Friday, November 24, 2006

Winter Cycling-specific Weight Training

Another thing I'm trying for the first time this year is cycling-specific weight training, which primarily means squats, leg extensions, leg curls, and core strength excercises. I'm using the Anatomical Adaptation (AA), Maximum Transition (MT), and Maximum Strength (MS) phased approach as described in Coggin's book, Training and Racing with a Power Meter.

The AA phase is lots of sets and reps with light weight to get your body (primarily your joints) used to weight lifting. I started over a month ago squatting 3 sets of 20 with 75 lbs. Lifting three times a week, I worked my way up to squatting about 3 or 4 sets of 20 with 100 lbs.

I'm in the late part of the MT phase now. I'm doing three sets of 10 with about 155 lbs three times a week. The MS phase is next. I'll be doing 3 or 4 sets of 4 or 6 reps with heavier weight to build strength. After the MS phase is complete (late January, I think), I'll continue MS-phase type workouts about once per week throughout the year.

The lifting has definately made a difference in my leg strength. I look forward to seeing how that translates into power on the bike. Like Don Henly says, hopefully it won't be 'wasted time'.

Ergomo Pro

After experimenting with the iBike power meter for a couple of months, I've sold it and shelled out some cash for an Ergomo Pro meter. The iBike is a good unit, and in my opinion is well worth the few hundred dollar price. But I'm really into analyzing the data. And some uncertainty about the accuracy just bugged me too much.

The Ergomo is a great tool. I've only had it for 6 weeks or so, but it has led me into a better understanding of training using power and using the Performance Manager feature in the Cycling Peaks WKO+ software. If you're not familiar with Normalized Power (NP), Intensity Factor (IF), Training Stress Score (TSS), Acute Training Load (ATL), Chronic Training Load (CTL), and Training Stress Balance (TSB), you should read up (ignore that statement if you don't like to play with the data). For those of us who like the self-coached approach, they are wonderful tools. I think they'll help me squeeze out whatever additional ability there is left in these 38-year-old, non-genetically-gifted legs of mine.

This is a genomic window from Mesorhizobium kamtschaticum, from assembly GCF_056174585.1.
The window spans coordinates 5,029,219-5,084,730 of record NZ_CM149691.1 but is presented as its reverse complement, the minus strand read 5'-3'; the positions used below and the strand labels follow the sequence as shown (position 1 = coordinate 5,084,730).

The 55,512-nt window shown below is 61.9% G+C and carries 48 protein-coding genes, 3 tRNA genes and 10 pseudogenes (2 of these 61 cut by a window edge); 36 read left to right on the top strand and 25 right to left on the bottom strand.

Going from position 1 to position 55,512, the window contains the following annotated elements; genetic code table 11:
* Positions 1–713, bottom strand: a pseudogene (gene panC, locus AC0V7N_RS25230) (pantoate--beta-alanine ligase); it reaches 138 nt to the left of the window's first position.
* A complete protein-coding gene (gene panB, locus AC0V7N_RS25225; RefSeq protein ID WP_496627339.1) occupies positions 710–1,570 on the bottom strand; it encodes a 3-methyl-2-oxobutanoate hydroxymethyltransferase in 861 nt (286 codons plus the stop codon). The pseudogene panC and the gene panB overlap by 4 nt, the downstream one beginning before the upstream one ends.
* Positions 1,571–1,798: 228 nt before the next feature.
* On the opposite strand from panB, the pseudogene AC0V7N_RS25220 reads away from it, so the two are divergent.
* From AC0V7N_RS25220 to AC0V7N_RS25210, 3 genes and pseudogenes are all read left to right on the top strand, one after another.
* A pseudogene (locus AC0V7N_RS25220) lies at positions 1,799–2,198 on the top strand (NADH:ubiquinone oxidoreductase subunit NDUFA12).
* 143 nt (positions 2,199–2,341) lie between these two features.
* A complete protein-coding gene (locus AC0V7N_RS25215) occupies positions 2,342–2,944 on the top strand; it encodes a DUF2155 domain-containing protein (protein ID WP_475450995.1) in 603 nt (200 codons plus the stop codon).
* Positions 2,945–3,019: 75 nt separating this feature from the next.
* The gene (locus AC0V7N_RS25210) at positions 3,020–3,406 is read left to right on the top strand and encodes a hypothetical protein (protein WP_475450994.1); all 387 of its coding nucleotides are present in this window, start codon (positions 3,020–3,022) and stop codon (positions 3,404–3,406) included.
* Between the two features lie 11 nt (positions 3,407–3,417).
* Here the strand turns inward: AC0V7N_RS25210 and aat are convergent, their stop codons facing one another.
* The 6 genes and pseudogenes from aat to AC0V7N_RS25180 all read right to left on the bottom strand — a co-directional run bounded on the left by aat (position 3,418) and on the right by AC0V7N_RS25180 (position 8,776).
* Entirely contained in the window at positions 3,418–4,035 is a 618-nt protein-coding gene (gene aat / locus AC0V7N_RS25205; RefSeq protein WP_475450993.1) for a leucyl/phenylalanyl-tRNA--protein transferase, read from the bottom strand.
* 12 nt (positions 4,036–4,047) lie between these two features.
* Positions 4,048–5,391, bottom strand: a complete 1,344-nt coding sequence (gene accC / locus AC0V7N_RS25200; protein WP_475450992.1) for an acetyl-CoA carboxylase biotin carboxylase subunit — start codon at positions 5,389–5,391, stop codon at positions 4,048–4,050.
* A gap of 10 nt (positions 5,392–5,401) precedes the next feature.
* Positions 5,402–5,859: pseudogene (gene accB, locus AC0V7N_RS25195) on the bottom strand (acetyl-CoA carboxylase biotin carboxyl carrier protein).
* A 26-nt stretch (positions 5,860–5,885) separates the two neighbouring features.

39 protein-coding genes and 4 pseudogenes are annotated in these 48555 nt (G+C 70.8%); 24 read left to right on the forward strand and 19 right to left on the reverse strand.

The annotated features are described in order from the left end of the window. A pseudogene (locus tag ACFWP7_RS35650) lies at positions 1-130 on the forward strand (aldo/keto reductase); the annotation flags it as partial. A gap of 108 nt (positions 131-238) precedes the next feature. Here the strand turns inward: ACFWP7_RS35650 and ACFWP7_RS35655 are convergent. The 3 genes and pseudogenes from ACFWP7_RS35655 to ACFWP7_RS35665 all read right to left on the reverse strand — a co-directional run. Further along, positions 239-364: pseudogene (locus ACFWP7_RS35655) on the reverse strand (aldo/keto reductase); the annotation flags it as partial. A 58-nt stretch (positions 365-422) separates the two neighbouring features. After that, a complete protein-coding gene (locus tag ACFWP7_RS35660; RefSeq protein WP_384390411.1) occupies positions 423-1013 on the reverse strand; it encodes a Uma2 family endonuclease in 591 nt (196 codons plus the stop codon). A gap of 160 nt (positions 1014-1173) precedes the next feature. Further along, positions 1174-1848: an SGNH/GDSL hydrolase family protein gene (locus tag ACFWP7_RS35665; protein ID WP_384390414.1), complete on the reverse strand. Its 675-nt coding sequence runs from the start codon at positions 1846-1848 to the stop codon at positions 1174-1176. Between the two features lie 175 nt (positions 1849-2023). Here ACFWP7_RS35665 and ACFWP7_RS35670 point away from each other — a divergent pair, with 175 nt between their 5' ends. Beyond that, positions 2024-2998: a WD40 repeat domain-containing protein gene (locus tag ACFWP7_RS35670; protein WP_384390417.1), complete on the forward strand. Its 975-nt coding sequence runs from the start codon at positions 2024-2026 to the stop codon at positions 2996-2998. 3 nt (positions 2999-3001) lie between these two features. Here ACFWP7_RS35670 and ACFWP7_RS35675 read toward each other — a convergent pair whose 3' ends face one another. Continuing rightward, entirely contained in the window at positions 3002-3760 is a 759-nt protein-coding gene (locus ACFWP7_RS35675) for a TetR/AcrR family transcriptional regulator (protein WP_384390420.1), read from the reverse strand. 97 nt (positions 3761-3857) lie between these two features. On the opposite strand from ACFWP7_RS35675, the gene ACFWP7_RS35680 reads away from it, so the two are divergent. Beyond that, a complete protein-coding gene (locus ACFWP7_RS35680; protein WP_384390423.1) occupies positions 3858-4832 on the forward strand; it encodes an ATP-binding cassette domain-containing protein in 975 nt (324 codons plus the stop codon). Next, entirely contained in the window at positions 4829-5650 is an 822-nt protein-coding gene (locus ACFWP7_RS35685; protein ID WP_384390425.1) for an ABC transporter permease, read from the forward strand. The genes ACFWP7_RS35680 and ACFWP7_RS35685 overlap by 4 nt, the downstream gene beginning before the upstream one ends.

For those of you familiar with CTL, I think I'll shoot for a level between 75 and 100 throughout the year.

2006 Georgia Cup completed

My first year dedicated to bike racing is now complete (after 5 years of triathlon with a couple of bike races thrown in). Although I finished well in the Cat5 points standings, it was a fairly uneventful year as far as results are concerned. I had a few top 10 finishes, and I don't think I ever finished lower than about 16th when I completed a race, but mainly my points success resulted from just showing up to most of the races and entering the Omnium competition on a regular basis. And because I was racing mostly for points standings, my race strategy was conservative and boring.

Next year's strategy will be different, I think. Because there likely will be other Cat5 riders from MAX Cycling racing in Georgia Cup races, I think I'll stay in Cat5, race with them (or in the Masters Open category), and try to develop a more interesting, aggressive strategy for the races. My results will be much more varied, but the races should be more interesting. I think I'll also eliminate the crits from my schedule and stick to time trials and road races. I suck at crits first of all, and they are the most likely places for crashes second of all. I'll be fresher for the road races, too.